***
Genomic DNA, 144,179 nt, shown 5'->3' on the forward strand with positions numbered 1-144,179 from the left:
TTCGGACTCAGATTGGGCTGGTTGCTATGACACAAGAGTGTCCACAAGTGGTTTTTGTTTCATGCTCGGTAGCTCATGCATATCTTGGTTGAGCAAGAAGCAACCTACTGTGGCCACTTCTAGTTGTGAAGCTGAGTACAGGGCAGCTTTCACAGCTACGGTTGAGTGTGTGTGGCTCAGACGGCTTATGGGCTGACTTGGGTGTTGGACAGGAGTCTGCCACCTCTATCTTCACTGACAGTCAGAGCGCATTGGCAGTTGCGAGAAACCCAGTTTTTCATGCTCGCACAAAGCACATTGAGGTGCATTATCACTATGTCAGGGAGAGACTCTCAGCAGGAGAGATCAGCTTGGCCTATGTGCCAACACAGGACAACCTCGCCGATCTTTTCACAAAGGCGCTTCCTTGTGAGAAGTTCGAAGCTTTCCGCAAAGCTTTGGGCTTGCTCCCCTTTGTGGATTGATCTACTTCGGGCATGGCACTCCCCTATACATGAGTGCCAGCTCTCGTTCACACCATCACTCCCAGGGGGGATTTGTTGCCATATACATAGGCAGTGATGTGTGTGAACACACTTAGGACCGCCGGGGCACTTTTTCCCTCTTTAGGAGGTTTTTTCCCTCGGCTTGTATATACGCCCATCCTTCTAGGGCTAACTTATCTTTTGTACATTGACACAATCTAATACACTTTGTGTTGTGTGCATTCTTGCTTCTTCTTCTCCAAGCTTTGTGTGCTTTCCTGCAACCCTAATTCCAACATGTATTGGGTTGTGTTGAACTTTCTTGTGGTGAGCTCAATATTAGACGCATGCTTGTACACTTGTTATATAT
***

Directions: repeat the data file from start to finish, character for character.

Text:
Genomic DNA, 144,179 nt, shown 5'->3' on the forward strand with positions numbered 1-144,179 from the left:
TTCGGACTCAGATTGGGCTGGTTGCTATGACACAAGAGTGTCCACAAGTGGTTTTTGTTTCATGCTCGGTAGCTCATGCATATCTTGGTTGAGCAAGAAGCAACCTACTGTGGCCACTTCTAGTTGTGAAGCTGAGTACAGGGCAGCTTTCACAGCTACGGTTGAGTGTGTGTGGCTCAGACGGCTTATGGGCTGACTTGGGTGTTGGACAGGAGTCTGCCACCTCTATCTTCACTGACAGTCAGAGCGCATTGGCAGTTGCGAGAAACCCAGTTTTTCATGCTCGCACAAAGCACATTGAGGTGCATTATCACTATGTCAGGGAGAGACTCTCAGCAGGAGAGATCAGCTTGGCCTATGTGCCAACACAGGACAACCTCGCCGATCTTTTCACAAAGGCGCTTCCTTGTGAGAAGTTCGAAGCTTTCCGCAAAGCTTTGGGCTTGCTCCCCTTTGTGGATTGATCTACTTCGGGCATGGCACTCCCCTATACATGAGTGCCAGCTCTCGTTCACACCATCACTCCCAGGGGGGATTTGTTGCCATATACATAGGCAGTGATGTGTGTGAACACACTTAGGACCGCCGGGGCACTTTTTCCCTCTTTAGGAGGTTTTTTCCCTCGGCTTGTATATACGCCCATCCTTCTAGGGCTAACTTATCTTTTGTACATTGACACAATCTAATACACTTTGTGTTGTGTGCATTCTTGCTTCTTCTTCTCCAAGCTTTGTGTGCTTTCCTGCAACCCTAATTCCAACATGTATTGGGTTGTGTTGAACTTTCTTGTGGTGAGCTCAATATTAGACGCATGCTTGTACACTTGTTATATAT